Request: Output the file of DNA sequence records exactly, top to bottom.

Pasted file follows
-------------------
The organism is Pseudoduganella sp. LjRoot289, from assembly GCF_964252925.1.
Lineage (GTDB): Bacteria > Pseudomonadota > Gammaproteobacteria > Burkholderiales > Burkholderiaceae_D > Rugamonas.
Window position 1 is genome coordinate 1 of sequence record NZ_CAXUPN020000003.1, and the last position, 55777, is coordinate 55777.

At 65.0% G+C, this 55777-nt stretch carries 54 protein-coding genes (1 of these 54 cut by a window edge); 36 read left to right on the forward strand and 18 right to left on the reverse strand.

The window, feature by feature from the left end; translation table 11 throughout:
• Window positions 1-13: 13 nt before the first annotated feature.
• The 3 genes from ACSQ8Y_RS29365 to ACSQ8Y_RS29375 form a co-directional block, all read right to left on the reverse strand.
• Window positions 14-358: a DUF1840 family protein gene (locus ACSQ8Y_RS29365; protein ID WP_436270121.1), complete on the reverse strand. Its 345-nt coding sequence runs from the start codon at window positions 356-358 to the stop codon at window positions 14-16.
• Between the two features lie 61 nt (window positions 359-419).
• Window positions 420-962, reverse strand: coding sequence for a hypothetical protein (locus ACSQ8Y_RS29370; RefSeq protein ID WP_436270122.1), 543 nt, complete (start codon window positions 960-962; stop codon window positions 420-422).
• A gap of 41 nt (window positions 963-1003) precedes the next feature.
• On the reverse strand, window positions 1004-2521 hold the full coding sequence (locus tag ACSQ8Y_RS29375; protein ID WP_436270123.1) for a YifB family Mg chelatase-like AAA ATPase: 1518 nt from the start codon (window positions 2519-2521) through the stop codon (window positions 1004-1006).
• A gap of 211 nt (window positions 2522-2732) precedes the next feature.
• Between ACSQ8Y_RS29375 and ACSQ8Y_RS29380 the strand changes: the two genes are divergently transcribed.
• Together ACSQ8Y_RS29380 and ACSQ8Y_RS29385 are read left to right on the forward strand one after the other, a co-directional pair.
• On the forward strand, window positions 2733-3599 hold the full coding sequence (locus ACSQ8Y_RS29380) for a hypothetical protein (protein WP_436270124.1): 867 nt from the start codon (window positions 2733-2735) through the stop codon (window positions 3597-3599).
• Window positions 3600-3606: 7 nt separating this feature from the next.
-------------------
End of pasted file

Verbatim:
The organism is Pseudoduganella sp. LjRoot289, from assembly GCF_964252925.1.
Lineage (GTDB): Bacteria > Pseudomonadota > Gammaproteobacteria > Burkholderiales > Burkholderiaceae_D > Rugamonas.
Window position 1 is genome coordinate 1 of sequence record NZ_CAXUPN020000003.1, and the last position, 55777, is coordinate 55777.

At 65.0% G+C, this 55777-nt stretch carries 54 protein-coding genes (1 of these 54 cut by a window edge); 36 read left to right on the forward strand and 18 right to left on the reverse strand.

The window, feature by feature from the left end; translation table 11 throughout:
• Window positions 1-13: 13 nt before the first annotated feature.
• The 3 genes from ACSQ8Y_RS29365 to ACSQ8Y_RS29375 form a co-directional block, all read right to left on the reverse strand.
• Window positions 14-358: a DUF1840 family protein gene (locus ACSQ8Y_RS29365; protein ID WP_436270121.1), complete on the reverse strand. Its 345-nt coding sequence runs from the start codon at window positions 356-358 to the stop codon at window positions 14-16.
• Between the two features lie 61 nt (window positions 359-419).
• Window positions 420-962, reverse strand: coding sequence for a hypothetical protein (locus ACSQ8Y_RS29370; RefSeq protein ID WP_436270122.1), 543 nt, complete (start codon window positions 960-962; stop codon window positions 420-422).
• A gap of 41 nt (window positions 963-1003) precedes the next feature.
• On the reverse strand, window positions 1004-2521 hold the full coding sequence (locus tag ACSQ8Y_RS29375; protein ID WP_436270123.1) for a YifB family Mg chelatase-like AAA ATPase: 1518 nt from the start codon (window positions 2519-2521) through the stop codon (window positions 1004-1006).
• A gap of 211 nt (window positions 2522-2732) precedes the next feature.
• Between ACSQ8Y_RS29375 and ACSQ8Y_RS29380 the strand changes: the two genes are divergently transcribed.
• Together ACSQ8Y_RS29380 and ACSQ8Y_RS29385 are read left to right on the forward strand one after the other, a co-directional pair.
• On the forward strand, window positions 2733-3599 hold the full coding sequence (locus ACSQ8Y_RS29380) for a hypothetical protein (protein WP_436270124.1): 867 nt from the start codon (window positions 2733-2735) through the stop codon (window positions 3597-3599).
• Window positions 3600-3606: 7 nt separating this feature from the next.